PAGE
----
D.A.R.E. has taken a hard-line stance against marijuana legalization, warning that it leads to more use of marijuana and suggesting that, in turn, leads to hard drugs.
Richard Mahan, D.A.R.E.’s chief operating officer, told BuzzFeed News his program does not teach complete abstinence, per se.
However, Mahan declined to share any current D.A.R.E. curriculum with BuzzFeed News, instead describing it as “state-of-the-art prevention science that focuses on providing students skills for safe and healthy decision making.”
If students were to ask, he wrote by email, “We respond by stating directly that students should never use illicit/illegal drugs of any kind.
It’s difficult for Americans to agree on what “works” in drug education, partly because they have different ideas about what qualifies as “working.”
The federal government’s Monitoring the Future Survey, which asks students in 8th, 10th, and 12th grades questions about their habits, has become the standard model to measure teen drug behavior. It asks when students try drugs for the first time and how often they use them. If officials say the results look good, they generally mean kids are avoiding new drugs and using them less often.
The 1998 study for Congress about D.A.R.E. used metrics like these. It concluded classes that provide information, arouse fear, make a moral appeal, or build self-esteem, are all “largely ineffective for reducing substance use.” Rather, it found that teaching skills to resist social pressure “do reduce substance use. But the effects of even these programs are small and short-lived in the absence of continued instruction.”
Not surprisingly, researchers have different ideas about how to measure the success of the program at Bard High School.
Simon believes that asking about how behaviors changed during the course is “not important,” she said. “I think that what’s most important is that we are making sure young people are safe, not that we are preventing their use.”
Better metrics are whether students understand concepts like dose and dosage, considering their mindset and setting, and ability to keep each other safe, Simon added. She was also interested in the longer-term outcomes of creating adults who know how to avoid abusive habits.
“I don’t need to ask a teenager and make them feel uncomfortable,” she said. “I don’t need to ask a teacher to ask their student what drugs are you taking and how often.”
Indeed, at one point, Miller asked the students to not turn in a drug questionnaire they’d been given.
“You don’t have to do that,” he said as a class wrapped up. “It’s asking about your habits. If I collect it, and you report that you are doing something, I would have to — I would be concerned and have to talk to you.”
But Nina Rose Fischer, an assistant professor at City University of New York who is studying the class, thinks questions about drug use serve to understand the class’s impact. She’s comparing the cohort in at Bard in Manhattan to a control group at another public high school in Queens, where students are taking a more standardized health class. Her survey asks about drug use patterns before and after the class.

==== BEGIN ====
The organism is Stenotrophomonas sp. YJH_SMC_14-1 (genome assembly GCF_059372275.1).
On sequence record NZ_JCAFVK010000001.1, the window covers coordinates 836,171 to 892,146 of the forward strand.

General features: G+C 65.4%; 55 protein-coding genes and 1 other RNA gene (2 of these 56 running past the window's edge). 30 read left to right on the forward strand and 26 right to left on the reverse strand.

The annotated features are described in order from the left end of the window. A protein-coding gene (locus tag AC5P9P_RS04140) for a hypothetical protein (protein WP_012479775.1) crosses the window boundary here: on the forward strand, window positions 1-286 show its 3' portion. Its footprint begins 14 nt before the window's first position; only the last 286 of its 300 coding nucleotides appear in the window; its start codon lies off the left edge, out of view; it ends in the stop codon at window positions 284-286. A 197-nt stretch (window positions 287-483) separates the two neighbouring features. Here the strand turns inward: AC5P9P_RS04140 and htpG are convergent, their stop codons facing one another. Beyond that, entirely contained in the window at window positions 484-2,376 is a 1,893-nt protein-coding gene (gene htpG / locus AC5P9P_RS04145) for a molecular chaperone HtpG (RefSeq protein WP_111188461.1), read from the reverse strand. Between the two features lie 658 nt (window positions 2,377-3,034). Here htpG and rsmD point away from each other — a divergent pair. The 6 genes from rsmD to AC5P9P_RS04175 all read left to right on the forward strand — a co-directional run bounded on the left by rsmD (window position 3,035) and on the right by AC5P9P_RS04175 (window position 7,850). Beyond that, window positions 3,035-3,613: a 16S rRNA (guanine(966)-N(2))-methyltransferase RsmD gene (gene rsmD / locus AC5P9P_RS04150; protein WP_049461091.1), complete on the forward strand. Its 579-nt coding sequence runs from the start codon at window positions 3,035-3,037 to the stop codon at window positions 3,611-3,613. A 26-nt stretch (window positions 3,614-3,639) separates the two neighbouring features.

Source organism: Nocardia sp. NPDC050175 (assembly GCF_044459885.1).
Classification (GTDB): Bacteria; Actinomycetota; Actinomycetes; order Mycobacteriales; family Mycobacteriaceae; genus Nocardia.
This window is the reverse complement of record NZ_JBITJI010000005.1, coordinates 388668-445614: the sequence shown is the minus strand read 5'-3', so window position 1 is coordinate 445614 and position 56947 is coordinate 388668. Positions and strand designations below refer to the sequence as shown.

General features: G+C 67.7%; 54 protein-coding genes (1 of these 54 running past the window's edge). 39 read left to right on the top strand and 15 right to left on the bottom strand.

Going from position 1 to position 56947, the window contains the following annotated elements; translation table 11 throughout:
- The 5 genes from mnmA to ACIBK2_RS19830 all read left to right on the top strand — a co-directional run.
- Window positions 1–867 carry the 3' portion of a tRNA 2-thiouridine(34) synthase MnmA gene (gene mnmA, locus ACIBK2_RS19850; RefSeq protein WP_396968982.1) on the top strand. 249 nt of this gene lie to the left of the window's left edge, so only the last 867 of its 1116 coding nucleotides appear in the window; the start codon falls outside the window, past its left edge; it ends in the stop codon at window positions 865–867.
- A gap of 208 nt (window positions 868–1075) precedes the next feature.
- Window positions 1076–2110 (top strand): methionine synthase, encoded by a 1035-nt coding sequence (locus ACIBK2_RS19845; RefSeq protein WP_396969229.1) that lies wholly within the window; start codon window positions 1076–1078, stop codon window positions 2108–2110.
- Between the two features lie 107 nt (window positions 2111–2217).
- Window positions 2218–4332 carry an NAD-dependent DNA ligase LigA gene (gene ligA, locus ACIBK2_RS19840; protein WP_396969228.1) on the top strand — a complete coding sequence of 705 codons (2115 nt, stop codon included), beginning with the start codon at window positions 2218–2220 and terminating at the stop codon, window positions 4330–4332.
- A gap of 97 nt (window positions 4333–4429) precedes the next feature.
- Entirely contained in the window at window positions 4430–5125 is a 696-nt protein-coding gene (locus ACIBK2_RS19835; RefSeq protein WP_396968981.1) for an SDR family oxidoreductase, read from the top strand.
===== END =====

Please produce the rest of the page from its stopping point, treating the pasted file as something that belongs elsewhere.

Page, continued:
“We say how many times per day do you smoke weed, when do you smoke weed during the week?” said Fischer, whose research, which is also being funded by the Drug Policy Alliance, will be synthesized in a report.
She said students may divulge that they smoked pot during school before the course, but after the curriculum, they may report they’re only using it over the weekend. “And that,” she said, “would be seen as a harm reduction achievement.”
Some parents were alarmed by the Drug Policy Alliance’s stance on pot laws, Simon said. “I’ve gotten pushback from parents who are like, ‘What are you talking about with my kids? I know you are trying to legalize this. Are you trying to influence our kids to do that?’”
“We would not encourage drug use — we would never teach them to use a drug,” she said. “We give them tools to figure things out for themselves, which is much more important than to 'just say no.'”
But the legality of drugs — the risk of punishment, both under school rules and criminal law in particular — comes up regularly.
“If we were to legalize marijuana,” one of the girls volunteered, “it would be safer because people would know what’s in it. With legalization, people are less likely to put something into your body that you’re not aware of.”
On Friday, March 23, the class talked about why people use drugs in the first place, and they debated the idea of “self-medicating” — that drugs can be used to relieve stress.
The conversation among the students straddled the line between possible benefits of drugs and alcohol — they can be fun and relieve stress — and the harms that can come of them. Rather than focusing overdoses and addiction, this particular discussion was about issues like a hangover or avoiding your problems.
“People might feel better in the moment, but it’s not long-term effective,” Miller warned.
Which is to say, the conversation reflected the sort of internal dialogue an adult might have with when deciding whether to order a third glass of wine and risk a hangover.
Or as one student put it, “It’s self-medication if it works briefly, but if it has longer-term repercussions, it increases the stress long-term.”